officially over all the debate whining https://t.co/MZAX6sb3Tw
— Andrew Kaczynski (@BuzzFeedAndrew) October 30, 2015
Both Terkel and Stein work for the media outlet that decided to cover Donald Trump’s candidacy in its entertainment section, deeming him too much of a “sideshow” to place in their news section. BuzzFeed is a far-left outlet most famous for its cat videos. Clearly, these objective journalistic luminaries should be the arbiters of appropriate Republican debate scheduling.
But even some of the less partisan media are in on this act:
So, any time a debate is poorly executed, a network risks future debates being de-sanctioned by RNC? Seems harsh. https://t.co/RCr4wOp1BA
— Rebecca Berg (@rebeccagberg) October 30, 2015
Berg works for Real Clear Politics. But this is absurd, of course. The RNC has a job to do. They didn’t do it by putting out their candidates like ninepins to be knocked over the by progressives’ bowling balls, such as Carl Quintanilla.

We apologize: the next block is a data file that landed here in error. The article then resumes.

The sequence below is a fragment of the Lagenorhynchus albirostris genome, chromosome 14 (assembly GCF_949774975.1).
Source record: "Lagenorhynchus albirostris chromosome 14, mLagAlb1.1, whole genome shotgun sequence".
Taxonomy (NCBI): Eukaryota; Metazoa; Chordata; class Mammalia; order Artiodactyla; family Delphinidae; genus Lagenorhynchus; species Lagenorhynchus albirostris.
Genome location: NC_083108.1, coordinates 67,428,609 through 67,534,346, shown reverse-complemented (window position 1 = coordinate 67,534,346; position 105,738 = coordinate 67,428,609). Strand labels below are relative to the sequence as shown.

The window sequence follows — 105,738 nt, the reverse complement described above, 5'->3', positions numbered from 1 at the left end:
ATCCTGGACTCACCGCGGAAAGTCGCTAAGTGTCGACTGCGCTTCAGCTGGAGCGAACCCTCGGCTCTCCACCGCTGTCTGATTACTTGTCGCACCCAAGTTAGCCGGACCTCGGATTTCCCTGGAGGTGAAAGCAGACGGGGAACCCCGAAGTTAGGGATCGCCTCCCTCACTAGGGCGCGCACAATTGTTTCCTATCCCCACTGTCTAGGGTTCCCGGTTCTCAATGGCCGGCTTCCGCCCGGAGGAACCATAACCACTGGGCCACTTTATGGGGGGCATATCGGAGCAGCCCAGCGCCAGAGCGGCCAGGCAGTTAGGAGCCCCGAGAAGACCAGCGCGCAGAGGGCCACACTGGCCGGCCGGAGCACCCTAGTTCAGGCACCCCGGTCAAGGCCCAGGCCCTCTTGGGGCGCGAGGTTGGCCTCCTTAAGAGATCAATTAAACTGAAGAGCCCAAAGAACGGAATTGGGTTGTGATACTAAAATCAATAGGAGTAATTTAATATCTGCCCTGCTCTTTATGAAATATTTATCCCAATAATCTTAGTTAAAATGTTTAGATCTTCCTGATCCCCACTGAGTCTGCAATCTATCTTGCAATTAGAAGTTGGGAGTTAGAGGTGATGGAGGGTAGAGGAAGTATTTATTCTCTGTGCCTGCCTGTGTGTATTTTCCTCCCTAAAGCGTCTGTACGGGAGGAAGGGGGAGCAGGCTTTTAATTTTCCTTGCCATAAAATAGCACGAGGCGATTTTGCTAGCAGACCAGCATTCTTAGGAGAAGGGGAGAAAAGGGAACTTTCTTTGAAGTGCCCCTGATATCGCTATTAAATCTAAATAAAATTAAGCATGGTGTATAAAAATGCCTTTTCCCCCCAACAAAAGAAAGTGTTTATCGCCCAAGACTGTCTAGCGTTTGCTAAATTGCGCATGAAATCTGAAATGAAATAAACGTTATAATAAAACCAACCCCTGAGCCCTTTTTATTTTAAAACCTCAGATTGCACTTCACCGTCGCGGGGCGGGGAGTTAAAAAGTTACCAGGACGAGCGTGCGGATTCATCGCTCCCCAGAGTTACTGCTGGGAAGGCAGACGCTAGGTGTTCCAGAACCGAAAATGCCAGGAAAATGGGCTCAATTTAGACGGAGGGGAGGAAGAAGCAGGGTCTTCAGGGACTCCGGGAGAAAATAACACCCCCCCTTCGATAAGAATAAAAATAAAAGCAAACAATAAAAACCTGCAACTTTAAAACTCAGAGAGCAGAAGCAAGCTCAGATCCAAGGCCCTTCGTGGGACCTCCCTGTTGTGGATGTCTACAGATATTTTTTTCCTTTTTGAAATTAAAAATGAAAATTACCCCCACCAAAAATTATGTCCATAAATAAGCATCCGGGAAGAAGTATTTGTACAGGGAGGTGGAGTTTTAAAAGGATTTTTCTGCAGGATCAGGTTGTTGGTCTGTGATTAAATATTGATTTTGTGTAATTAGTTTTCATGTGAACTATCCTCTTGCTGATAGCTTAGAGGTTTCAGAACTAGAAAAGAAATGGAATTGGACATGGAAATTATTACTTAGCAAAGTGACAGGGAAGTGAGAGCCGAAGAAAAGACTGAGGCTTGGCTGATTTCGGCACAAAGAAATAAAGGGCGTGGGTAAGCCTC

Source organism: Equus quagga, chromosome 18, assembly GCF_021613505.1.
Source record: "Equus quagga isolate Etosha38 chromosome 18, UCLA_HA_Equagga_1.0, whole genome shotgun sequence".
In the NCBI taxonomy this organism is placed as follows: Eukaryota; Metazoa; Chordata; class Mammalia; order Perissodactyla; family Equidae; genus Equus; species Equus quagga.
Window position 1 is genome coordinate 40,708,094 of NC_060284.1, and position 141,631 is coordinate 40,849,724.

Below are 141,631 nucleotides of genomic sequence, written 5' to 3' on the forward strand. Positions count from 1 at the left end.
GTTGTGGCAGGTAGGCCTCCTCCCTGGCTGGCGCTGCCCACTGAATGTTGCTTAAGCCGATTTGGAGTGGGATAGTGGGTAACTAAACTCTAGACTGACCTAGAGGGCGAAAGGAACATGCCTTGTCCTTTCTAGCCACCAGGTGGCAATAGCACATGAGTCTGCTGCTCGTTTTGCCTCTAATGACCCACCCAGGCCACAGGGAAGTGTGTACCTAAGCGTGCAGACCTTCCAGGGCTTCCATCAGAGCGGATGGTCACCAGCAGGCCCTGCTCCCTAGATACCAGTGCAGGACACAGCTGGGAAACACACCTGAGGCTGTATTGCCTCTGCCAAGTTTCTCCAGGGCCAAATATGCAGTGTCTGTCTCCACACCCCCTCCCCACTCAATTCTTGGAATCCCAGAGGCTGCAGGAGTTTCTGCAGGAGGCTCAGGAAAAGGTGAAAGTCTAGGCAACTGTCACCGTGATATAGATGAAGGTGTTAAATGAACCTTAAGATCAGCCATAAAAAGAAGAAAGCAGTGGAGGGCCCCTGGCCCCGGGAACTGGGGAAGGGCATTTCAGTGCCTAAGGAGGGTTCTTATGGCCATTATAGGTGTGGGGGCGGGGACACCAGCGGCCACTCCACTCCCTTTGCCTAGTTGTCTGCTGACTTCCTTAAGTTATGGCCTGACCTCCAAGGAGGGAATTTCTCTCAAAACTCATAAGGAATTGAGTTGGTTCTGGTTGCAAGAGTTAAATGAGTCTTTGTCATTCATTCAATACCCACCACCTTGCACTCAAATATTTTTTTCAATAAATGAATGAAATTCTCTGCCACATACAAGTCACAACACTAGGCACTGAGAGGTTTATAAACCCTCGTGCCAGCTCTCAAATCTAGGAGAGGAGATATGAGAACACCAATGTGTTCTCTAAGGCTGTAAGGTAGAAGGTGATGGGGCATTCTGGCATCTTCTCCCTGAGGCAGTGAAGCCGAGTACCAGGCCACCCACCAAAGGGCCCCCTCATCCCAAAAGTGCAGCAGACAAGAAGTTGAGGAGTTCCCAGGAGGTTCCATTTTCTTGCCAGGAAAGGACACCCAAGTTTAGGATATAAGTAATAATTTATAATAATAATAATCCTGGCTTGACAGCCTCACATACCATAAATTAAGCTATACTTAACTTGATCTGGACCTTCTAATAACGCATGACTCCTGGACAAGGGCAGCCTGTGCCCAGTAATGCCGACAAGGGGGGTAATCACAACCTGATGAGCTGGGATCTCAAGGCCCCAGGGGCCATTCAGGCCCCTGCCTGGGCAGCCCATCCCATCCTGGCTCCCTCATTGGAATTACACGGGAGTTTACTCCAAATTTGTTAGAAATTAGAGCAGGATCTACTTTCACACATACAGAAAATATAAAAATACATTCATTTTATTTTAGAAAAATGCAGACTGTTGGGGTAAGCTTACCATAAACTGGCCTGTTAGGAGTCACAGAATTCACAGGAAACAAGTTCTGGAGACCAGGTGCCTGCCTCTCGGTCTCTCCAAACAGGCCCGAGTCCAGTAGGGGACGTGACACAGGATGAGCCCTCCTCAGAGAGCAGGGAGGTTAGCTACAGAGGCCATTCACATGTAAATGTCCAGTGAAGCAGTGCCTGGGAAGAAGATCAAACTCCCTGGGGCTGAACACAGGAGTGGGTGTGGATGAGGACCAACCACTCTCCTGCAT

Overall, the media’s kickback against the Republican Party is part of the general strategy to demonize the right. The media’s kabuki theater here – head-butting Republican candidates on national television, then throwing up their hands in feigned victimhood when Republicans respond – has the general effect of making Republicans seem extreme. After all, the argument goes, Republicans signed off on the CNBC debate format. How can they complain afterward about bias from the moderators?